For reasons that currently escape me, I seem to have found myself on three different module teams where I have some responsibility for accessibility. The first two are design modules (design and innovation qualification) that are currently being developed by the university. The third is M364 Fundamentals of Interaction Design, a module that I have tutored since its launch in 2006.
I've been asked to write what is called an accessibility guide for the design modules. For M364, I was asked to attend an accessibility workshop that was held on 17 October 2012 at the university in Milton Keynes. This blog post is a rough set of notes that relate to this event (which was intended to inform and help those who are charged with writing an accessibility guide). As well as being an aide memoir for on-going work, I hope that it might be useful for my H810 Accessible online learning: supporting disabled students groups who may be confronted with similar challenges. Furthermore, I hope that the summary may be of use to come of my colleagues.
Setting the scene
The workshop began with a bit of scene setting. Accessibility and support for students with disabilities is provided by a number of different parts of the university. These include Disabled Student Services, the Institute of Educational Technology (IET) who offer internal consultancy and advice, and the Library. Responsibility also lies with faculties, such as the Faculty of Mathematics Computing and Technology in which I am primarily based. Accessibility, it is said, is closely connected with one of the key objectives of the university: to be open to people.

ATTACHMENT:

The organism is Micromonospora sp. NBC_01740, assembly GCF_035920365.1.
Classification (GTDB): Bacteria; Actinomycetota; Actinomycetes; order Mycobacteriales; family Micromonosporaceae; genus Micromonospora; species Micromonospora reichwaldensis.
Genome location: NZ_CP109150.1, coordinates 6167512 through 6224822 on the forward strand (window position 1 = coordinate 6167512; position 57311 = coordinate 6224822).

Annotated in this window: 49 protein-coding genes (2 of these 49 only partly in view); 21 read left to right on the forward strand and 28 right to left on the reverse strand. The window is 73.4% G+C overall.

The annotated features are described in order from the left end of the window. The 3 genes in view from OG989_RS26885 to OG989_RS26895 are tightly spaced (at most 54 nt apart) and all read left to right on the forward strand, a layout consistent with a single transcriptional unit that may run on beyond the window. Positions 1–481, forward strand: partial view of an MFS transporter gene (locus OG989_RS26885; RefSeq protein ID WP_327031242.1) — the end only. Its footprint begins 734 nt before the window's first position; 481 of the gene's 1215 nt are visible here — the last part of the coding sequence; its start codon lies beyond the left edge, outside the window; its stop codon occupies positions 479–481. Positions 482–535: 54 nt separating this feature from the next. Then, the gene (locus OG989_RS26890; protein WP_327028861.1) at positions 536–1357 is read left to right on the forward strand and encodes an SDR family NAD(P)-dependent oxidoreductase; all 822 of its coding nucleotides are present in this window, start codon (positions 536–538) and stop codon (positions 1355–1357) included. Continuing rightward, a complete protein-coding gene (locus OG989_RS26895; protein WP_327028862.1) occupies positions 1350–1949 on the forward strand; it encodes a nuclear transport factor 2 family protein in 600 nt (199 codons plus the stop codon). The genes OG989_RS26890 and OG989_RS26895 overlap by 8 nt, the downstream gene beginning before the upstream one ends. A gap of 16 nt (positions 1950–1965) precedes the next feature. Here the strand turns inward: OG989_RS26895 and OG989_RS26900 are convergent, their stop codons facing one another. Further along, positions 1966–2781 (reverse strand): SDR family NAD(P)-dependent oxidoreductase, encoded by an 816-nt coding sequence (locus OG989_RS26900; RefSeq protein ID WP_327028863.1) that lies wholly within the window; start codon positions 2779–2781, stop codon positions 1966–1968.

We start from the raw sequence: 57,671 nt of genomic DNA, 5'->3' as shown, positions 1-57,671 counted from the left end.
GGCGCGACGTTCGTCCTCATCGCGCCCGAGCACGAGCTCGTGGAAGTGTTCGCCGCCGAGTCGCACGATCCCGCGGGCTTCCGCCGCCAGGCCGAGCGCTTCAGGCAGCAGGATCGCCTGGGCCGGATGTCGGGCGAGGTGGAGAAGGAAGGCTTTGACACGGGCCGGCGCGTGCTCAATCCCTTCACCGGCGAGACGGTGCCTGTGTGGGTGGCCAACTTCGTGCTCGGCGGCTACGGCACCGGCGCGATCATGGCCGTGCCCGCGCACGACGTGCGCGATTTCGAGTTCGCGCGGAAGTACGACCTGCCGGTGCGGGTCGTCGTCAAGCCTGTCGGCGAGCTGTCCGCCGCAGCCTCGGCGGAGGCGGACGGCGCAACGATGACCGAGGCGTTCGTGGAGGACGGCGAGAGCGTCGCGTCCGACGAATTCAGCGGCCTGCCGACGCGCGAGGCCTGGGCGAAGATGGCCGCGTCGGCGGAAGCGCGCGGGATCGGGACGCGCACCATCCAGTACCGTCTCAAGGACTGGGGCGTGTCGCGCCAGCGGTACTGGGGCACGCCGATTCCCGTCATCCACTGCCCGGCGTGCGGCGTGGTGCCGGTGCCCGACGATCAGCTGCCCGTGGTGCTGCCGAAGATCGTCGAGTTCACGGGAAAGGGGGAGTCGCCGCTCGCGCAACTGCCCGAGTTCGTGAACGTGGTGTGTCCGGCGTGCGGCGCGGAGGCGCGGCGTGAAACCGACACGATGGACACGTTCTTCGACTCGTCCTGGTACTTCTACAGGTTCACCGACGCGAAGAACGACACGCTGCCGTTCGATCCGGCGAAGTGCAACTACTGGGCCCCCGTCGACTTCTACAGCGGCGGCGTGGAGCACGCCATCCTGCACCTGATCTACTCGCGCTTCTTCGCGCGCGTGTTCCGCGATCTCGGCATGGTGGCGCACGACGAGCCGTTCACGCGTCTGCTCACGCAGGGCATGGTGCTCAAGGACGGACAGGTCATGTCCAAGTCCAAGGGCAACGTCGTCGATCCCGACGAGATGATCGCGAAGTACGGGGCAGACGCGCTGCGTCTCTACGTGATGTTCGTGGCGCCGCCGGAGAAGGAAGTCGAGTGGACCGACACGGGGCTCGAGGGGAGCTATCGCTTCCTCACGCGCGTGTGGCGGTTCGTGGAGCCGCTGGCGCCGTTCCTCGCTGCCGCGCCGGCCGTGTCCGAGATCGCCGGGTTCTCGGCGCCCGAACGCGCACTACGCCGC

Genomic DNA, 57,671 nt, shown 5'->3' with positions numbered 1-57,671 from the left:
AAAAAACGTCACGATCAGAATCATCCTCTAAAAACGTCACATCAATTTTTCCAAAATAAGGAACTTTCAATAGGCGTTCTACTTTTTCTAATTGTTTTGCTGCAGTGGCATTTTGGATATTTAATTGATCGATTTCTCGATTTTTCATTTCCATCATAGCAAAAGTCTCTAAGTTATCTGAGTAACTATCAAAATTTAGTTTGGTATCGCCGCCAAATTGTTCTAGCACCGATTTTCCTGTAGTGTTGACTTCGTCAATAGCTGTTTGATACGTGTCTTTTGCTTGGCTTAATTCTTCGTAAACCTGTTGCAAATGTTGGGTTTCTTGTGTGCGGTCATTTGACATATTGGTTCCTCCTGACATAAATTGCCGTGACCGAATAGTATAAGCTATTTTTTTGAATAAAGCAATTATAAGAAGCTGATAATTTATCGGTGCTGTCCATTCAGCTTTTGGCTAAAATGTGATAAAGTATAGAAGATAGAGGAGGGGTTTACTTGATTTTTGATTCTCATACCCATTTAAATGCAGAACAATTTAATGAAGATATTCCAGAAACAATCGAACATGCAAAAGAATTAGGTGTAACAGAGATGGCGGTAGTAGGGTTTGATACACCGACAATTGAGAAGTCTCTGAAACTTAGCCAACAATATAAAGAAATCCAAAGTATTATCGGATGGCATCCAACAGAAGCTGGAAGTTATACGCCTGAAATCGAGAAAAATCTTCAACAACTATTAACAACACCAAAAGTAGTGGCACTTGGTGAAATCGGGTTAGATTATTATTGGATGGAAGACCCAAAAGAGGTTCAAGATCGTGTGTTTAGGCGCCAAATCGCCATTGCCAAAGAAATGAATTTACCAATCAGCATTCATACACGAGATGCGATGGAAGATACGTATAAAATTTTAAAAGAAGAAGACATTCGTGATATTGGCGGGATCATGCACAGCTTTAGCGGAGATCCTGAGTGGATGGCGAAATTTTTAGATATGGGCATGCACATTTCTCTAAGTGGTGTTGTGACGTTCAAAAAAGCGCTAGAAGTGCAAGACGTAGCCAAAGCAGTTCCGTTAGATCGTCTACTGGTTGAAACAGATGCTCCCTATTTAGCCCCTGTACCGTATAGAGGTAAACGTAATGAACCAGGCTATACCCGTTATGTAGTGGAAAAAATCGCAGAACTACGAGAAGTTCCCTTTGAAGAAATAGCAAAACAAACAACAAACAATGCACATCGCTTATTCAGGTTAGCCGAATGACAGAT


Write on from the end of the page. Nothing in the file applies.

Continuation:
We were all reminded for the fundamental need to anticipate the needs of students during the module production process. This is especially important at the moment since there are a significant number of modules that are currently in production. We were also reminded that a tension between content and accessibility can sometimes arise. Academics may wish to present materials and suggest activities that may be difficult for some learners to engage with, for example. There is the need to consider the implications of module design choices.
The types of anticipatory adjustments that could be made include figure descriptions, transcripts for videos, subtitling, alternative learning activities and the provision of alternative formats. It should always be remembered that alternative formats, such as documents supplied in Word, PDFs and ePub formats have the potential to help all students. Alternative formats (as well as standard provision of materials, such as those offered through the university virtual learning environment) can be consumed and manipulated by assistive technologies, such as screen readers, screen magnifiers, for example. Other relevant assistive technologies that can be applied include voice recognition software and mobile devices.